Myth: No Pain, No Gain.

"No pain, no gain" is a recipe for both injuries and unpleasant workouts.

Let’s change the way we look at exercise.

“No pain, no gain.” It’s probably the most quoted fitness proverb ever. It’s plastered on the wall of many gyms and instilled in the mindsets of most of us.

The quote has been credited to everyone from the poet Robbert Herrick to Ben Franklin, but it was brought into mainstream popularity by Jane Fonda during the early 1980s. In her workout videos, Fonda used the quote as catchphrase to encourage participants to work through the burn.

Today, “no pain, no gain” is a mantra for many gym enthusiasts. But here’s the thing: It’s not true – and it’s a dangerous mentality.

If you truly experience pain during exercise (and not the “burn” to which Jane Fonda was actually referring), then you should stop immediately.

There are two basic types of pain or soreness that exercisers experience. Injury-related soreness is what you’d feel during or immediately following an exercise. Obviously, this type of pain is something that will not result in any fitness gains – and could prove to be debilitating. If you work through the pain (as the adage might imply), you may exacerbate the scope of the injury. Delayed onset muscle soreness (called DOMS), on the other hand, is what you’d experience 12-48 hours after working out. It’s a good thing; it means your body is engaged in a process that will result in muscle gains or increased strength.

If you hold the idea that “pain” is a necessary ingredient in becoming physically fit, you’re selling yourself short; this notion paints exercise as an unpleasant experience. And if you are nodding your head in agreement, than you, too, have been fooled. There are a million creative ways to incorporate exercise into your life that are fun, enjoyable and yes, painless. Hiking, biking, swimming, skiing, kayaking, rock climbing, ice skating and trampolining immediately come to mind. In fact, I even enjoy going to the gym, running and lifting – the exercises have a meditative quality for me. I look forward to my workouts.

I think it’s time to retire this adage of “no pain, no gain” from the collective human physique. It’s a dangerous idea that sets us up for injury – and, indeed, you can achieve your fitness goals while enjoying yourself and your exercise routine.

Here’s to gains without pain.

What is Osteopathy?

When Luc Vaillancourt, Osteopathic Manual Practitioner, invited me in for an osteopathy session at Toronto’s Inspired Life Health Care Center, my first reaction was to Google “osteopathy.”

So what is osteopathy? According to Luc:

Osteopathy is a manual medicine, using soft manipulations and techniques to re-balance the body… Osteopathy believes that a well balanced body has the inherent capacity of healing itself. If the blood flows freely and nourishes the cells with new oxygen and nutriments, it helps clean the body of dead cells, the nerves work properly, muscles are used at their maximum capability, etc.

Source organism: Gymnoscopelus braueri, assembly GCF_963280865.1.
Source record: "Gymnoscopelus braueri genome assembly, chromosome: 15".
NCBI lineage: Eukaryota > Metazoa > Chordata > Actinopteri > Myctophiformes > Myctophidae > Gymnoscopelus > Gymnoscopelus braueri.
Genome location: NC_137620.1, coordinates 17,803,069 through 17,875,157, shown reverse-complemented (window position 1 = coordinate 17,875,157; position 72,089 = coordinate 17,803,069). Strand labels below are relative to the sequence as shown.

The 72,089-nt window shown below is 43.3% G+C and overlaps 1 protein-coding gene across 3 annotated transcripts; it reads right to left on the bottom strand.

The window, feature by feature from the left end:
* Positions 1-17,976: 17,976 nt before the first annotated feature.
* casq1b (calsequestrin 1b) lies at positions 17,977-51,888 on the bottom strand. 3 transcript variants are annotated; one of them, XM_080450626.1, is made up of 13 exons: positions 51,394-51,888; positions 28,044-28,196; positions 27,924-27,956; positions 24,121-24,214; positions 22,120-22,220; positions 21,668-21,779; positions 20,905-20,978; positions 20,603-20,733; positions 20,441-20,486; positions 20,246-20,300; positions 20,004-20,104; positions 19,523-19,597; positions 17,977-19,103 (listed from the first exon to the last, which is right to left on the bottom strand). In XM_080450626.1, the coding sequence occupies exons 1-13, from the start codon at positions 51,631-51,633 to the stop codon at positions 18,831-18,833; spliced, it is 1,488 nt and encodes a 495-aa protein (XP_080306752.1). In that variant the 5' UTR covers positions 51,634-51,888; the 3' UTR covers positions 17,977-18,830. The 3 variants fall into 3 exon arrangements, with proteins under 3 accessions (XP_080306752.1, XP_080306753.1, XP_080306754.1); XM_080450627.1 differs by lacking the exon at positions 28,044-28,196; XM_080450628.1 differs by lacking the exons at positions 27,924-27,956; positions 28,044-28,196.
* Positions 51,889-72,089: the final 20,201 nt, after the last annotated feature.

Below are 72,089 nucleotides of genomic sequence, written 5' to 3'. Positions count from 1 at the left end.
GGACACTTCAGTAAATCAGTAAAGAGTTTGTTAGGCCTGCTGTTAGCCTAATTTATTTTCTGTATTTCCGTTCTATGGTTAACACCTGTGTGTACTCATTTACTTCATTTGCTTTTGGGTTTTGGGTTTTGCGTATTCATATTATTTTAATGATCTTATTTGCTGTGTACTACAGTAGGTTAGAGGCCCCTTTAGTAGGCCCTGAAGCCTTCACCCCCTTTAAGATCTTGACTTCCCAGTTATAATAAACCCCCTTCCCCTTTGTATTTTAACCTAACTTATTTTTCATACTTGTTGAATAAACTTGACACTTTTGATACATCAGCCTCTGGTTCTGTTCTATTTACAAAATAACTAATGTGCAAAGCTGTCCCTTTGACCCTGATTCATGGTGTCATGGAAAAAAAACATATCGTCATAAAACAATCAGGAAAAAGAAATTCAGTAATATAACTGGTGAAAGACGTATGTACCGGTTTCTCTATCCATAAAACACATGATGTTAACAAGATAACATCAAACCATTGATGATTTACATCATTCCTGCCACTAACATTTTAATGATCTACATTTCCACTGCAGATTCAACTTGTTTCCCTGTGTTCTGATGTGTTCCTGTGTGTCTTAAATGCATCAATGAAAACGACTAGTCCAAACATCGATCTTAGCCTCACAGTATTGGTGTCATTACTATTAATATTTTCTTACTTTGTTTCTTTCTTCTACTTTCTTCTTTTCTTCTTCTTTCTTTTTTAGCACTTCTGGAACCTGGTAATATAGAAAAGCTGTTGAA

I was curious, and took up Luc on his offer. Being in very good health, I wasn’t sure if I’d be able to gain anything from the visit. I was wrong.

Luc used a number of techniques to manipulate my body. None of them were painful, and it was actually quite relaxing. Most interestingly, I learned that I have a very slight spinal curvature, known as scoliosis. It’s a very mild case of scoliosis, but something of which I was entirely unaware. Moreover, Luc shared that I have flat feet, and that my right leg is slightly longer than the left. Who knew? Turns out, the shortness of my left leg isn’t structural – it’s simply because of muscle tightness. Luc was able to use a series of very deep stretches and manipulations to return my left leg to its proper length.

So what’s the big deal about a slightly shorter leg? As a runner, I’m on my feet a lot. And although a slightly shorter leg might seem trivial, years of running with uneven impact could translate to an injury down the road. In my case, a visit to the osteopath – and the lengthening of my shortened leg – may have helped prevent that future injury.

Though many of Luc’s patients have existing conditions, he recommends that everyone pays a visit to their local osteopath. “You bring your car in for a tune up,” Luc says, “And you should do the same with your body.” Osteopath visits are sometimes covered by more progressive insurance plans, and generally run from $75 – $150 for a one-hour session.

Have you ever been to osteopath? Let me know about your experience in the comments below!

How to: Training to Avoid Back Injuries Down the Road.

Bad backs and related injuries can be absolutely debilitating. They can translate to time out of work, sleepless nights and chronic pain. So it’s no wonder that people are very weary when it comes to their backs and exercise.

The reality is, the best way to prevent debilitating back injuries down the road is to train regularly. If you go to the gym sporadically – on and off, or just on the weekends – then you’re more likely to experience back problems than a regular gym-goer.

Because so many people fear future back problems, there’s a tendency to skip back workouts. Ironically, it’s one of the worst things you can do. Using weights and machine to train your core, back and lower back is hugely beneficial in preventing back problems – or aiding in a faster recovery. It has been proven that muscular development leads to shorter recovery times if back surgery becomes necessary.

In addition to muscular development, lengthening tight muscles through stretching also helps prevent back injury; spend a few minutes stretching after each workout.

And last but not least, allow for proper recovery times. Just like any muscle group, if your back muscles are sore from a previous workout, don’t exercise them again until they recover! Exercising an already weakened muscle is a recipe for injury.

Bottom line: To prevent back injuries down the road engage in a comprehensive strength training program that includes core, back and lower back exercises, stretch at the end of your workouts and allow for muscle recovery.